Subjective sleep measurement: comparing sleep diary to questionnaire
Received 1 June 2019
Accepted for publication 6 August 2019
Published 11 September 2019 Volume 2019:11 Pages 197—206
Checked for plagiarism Yes
Review by Single-blind
Peer reviewer comments 2
Editor who approved publication: Professor Steven A Shea
David C Mallinson, Maria E Kamenetsky, Erika W Hagen, Paul E Peppard
Department of Population Health Sciences, School of Medicine and Public Health, University of Wisconsin-Madison, Madison, WI, USA
Correspondence: Paul E Peppard
Department of Population Health Sciences, School of Medicine and Public Health, University of Wisconsin-Madison, WARF Building #611A, 610 N. Walnut St, Madison, WI 53726-2397, USA
Tel +1 608 262 2680
Purpose: The sleep diary is the gold standard of self-reported sleep duration, but its comparability to sleep questionnaires is uncertain. The purpose of this study was to compare self-reported sleep duration between a sleep diary and a sleep questionnaire and to test whether sleep-related disorders were associated with diary-questionnaire differences in sleep duration.
Participants and methods: We compared self-reported sleep duration from 5,432 questionnaire-sleep diary pairs in a longitudinal cohort of 1,516 adults. Participants reported sleep information in seven-day sleep diaries and in questionnaires. Research staff abstracted average sleep durations for three time periods (overall; weekday; weekend) from diaries and questionnaires. For each time period, we evaluated diary-questionnaire differences in sleep duration with Welch’s two-sample t-tests. Using linear mixed effects regression, we regressed overall diary-questionnaire sleep duration difference on several participant characteristics: reporting any insomnia symptoms, having sleep apnea, sex, body mass index, smoking status, Short Form-12 Physical Health Composite Score, and Short Form-12 Mental Health Composite Score.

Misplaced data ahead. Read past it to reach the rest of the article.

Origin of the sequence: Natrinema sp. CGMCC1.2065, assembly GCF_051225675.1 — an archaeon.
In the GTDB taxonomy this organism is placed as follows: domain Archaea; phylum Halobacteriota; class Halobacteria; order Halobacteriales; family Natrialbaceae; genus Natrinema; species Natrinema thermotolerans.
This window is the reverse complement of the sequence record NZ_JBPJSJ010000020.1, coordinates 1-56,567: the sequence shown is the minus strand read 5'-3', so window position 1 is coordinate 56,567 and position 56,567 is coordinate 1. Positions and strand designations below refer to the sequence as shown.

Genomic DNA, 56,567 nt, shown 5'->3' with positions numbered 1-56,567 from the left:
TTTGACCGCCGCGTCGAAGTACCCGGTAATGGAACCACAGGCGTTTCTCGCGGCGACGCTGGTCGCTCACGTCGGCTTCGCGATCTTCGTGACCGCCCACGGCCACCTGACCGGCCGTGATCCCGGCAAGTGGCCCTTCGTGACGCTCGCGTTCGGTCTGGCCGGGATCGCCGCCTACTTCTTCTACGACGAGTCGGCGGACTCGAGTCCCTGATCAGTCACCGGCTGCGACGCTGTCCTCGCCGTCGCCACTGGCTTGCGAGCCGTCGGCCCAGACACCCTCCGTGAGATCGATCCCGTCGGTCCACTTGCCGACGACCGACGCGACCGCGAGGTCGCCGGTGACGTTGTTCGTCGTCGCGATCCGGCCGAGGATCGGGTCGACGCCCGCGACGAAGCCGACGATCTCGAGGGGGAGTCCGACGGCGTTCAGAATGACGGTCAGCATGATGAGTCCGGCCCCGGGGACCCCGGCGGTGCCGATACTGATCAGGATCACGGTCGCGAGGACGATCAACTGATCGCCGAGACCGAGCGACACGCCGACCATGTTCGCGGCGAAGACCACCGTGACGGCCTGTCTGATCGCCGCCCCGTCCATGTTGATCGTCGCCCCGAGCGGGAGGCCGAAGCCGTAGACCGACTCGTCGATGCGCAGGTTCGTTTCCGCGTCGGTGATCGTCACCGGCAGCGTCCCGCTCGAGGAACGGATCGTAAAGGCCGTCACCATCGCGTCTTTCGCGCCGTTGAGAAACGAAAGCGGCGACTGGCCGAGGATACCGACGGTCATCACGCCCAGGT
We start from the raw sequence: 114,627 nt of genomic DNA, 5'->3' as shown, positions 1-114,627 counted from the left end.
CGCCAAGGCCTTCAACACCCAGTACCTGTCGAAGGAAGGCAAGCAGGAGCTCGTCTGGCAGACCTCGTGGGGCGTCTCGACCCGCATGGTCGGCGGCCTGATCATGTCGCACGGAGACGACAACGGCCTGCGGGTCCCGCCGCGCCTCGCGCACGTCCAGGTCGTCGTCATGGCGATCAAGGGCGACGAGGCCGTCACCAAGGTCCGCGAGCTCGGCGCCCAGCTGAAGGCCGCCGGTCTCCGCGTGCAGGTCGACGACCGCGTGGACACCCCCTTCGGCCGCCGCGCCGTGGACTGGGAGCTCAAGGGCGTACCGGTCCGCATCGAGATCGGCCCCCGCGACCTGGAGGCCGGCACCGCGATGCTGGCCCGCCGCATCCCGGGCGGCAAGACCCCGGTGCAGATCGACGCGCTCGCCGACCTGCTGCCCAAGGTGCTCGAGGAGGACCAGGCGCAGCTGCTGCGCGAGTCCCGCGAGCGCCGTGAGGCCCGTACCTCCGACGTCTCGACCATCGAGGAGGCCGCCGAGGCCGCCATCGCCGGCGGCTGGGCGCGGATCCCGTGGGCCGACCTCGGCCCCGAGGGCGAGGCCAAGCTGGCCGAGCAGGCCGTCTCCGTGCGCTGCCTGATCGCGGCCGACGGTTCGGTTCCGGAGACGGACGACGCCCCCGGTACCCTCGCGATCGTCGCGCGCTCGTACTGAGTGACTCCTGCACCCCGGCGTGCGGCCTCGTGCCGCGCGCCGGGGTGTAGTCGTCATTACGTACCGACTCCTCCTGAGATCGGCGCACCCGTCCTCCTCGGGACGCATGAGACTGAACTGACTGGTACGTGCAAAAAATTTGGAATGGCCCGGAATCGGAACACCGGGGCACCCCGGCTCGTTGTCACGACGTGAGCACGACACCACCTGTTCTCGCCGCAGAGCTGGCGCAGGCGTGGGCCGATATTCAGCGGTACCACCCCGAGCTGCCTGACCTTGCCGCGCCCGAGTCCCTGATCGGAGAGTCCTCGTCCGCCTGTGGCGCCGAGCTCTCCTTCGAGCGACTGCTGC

Results: The average diary-reported overall sleep duration (7.76 hrs) was longer than that of the questionnaire (7.07 hrs) by approximately 41 mins (0.69 hrs, 95% confidence interval: 0.62, 0.76 hrs). Results were consistent across weekday- and weekend-specific differences. Demographic-adjusted linear mixed effects models tested whether insomnia symptoms or sleep apnea were associated with diary-questionnaire differences in sleep duration. Insomnia symptoms were associated with a 17 min longer duration on the diary relative to the questionnaire (β=0.28 hrs, 95% confidence interval: 0.22, 0.33 hrs), but sleep apnea was not significantly associated with diary-questionnaire difference. Female sex was associated with greater diary-questionnaire duration differences, whereas better self-reported health was associated with lesser differences.
Conclusion: Diaries and questionnaires are somewhat disparate methods of assessing subjective sleep duration, although diaries report longer duration relative to questionnaires, and insomnia symptoms may contribute to greater perceived differences.
Keywords: comparison, self-reported sleep, sleep log, surveys
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